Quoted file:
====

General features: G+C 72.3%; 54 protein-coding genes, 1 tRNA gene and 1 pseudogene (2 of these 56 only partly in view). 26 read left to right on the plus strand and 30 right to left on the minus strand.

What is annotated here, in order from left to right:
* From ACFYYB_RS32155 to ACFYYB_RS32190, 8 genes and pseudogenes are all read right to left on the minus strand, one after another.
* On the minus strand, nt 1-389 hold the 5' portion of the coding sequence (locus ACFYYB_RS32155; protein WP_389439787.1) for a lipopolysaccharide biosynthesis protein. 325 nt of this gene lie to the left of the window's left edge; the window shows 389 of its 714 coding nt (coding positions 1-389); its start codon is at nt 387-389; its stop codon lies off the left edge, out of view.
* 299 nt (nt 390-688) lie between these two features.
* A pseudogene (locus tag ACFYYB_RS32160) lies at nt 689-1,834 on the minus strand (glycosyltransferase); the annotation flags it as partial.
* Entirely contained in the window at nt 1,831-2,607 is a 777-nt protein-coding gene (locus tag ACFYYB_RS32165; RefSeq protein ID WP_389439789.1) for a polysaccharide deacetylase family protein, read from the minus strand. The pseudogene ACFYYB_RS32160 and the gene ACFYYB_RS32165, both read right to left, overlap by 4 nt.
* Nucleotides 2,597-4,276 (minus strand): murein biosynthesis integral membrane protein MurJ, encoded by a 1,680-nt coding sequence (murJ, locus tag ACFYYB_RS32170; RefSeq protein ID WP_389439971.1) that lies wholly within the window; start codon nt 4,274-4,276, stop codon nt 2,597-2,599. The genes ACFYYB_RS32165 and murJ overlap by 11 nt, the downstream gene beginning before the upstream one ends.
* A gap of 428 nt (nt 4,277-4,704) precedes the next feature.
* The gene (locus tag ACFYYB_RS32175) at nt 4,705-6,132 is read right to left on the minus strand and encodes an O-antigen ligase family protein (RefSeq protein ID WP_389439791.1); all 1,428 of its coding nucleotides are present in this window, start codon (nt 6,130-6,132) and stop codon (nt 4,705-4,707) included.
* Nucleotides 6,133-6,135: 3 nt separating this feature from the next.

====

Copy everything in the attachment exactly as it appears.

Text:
General features: G+C 72.3%; 54 protein-coding genes, 1 tRNA gene and 1 pseudogene (2 of these 56 only partly in view). 26 read left to right on the plus strand and 30 right to left on the minus strand.

What is annotated here, in order from left to right:
* From ACFYYB_RS32155 to ACFYYB_RS32190, 8 genes and pseudogenes are all read right to left on the minus strand, one after another.
* On the minus strand, nt 1-389 hold the 5' portion of the coding sequence (locus ACFYYB_RS32155; protein WP_389439787.1) for a lipopolysaccharide biosynthesis protein. 325 nt of this gene lie to the left of the window's left edge; the window shows 389 of its 714 coding nt (coding positions 1-389); its start codon is at nt 387-389; its stop codon lies off the left edge, out of view.
* 299 nt (nt 390-688) lie between these two features.
* A pseudogene (locus tag ACFYYB_RS32160) lies at nt 689-1,834 on the minus strand (glycosyltransferase); the annotation flags it as partial.
* Entirely contained in the window at nt 1,831-2,607 is a 777-nt protein-coding gene (locus tag ACFYYB_RS32165; RefSeq protein ID WP_389439789.1) for a polysaccharide deacetylase family protein, read from the minus strand. The pseudogene ACFYYB_RS32160 and the gene ACFYYB_RS32165, both read right to left, overlap by 4 nt.
* Nucleotides 2,597-4,276 (minus strand): murein biosynthesis integral membrane protein MurJ, encoded by a 1,680-nt coding sequence (murJ, locus tag ACFYYB_RS32170; RefSeq protein ID WP_389439971.1) that lies wholly within the window; start codon nt 4,274-4,276, stop codon nt 2,597-2,599. The genes ACFYYB_RS32165 and murJ overlap by 11 nt, the downstream gene beginning before the upstream one ends.
* A gap of 428 nt (nt 4,277-4,704) precedes the next feature.
* The gene (locus tag ACFYYB_RS32175) at nt 4,705-6,132 is read right to left on the minus strand and encodes an O-antigen ligase family protein (RefSeq protein ID WP_389439791.1); all 1,428 of its coding nucleotides are present in this window, start codon (nt 6,130-6,132) and stop codon (nt 4,705-4,707) included.
* Nucleotides 6,133-6,135: 3 nt separating this feature from the next.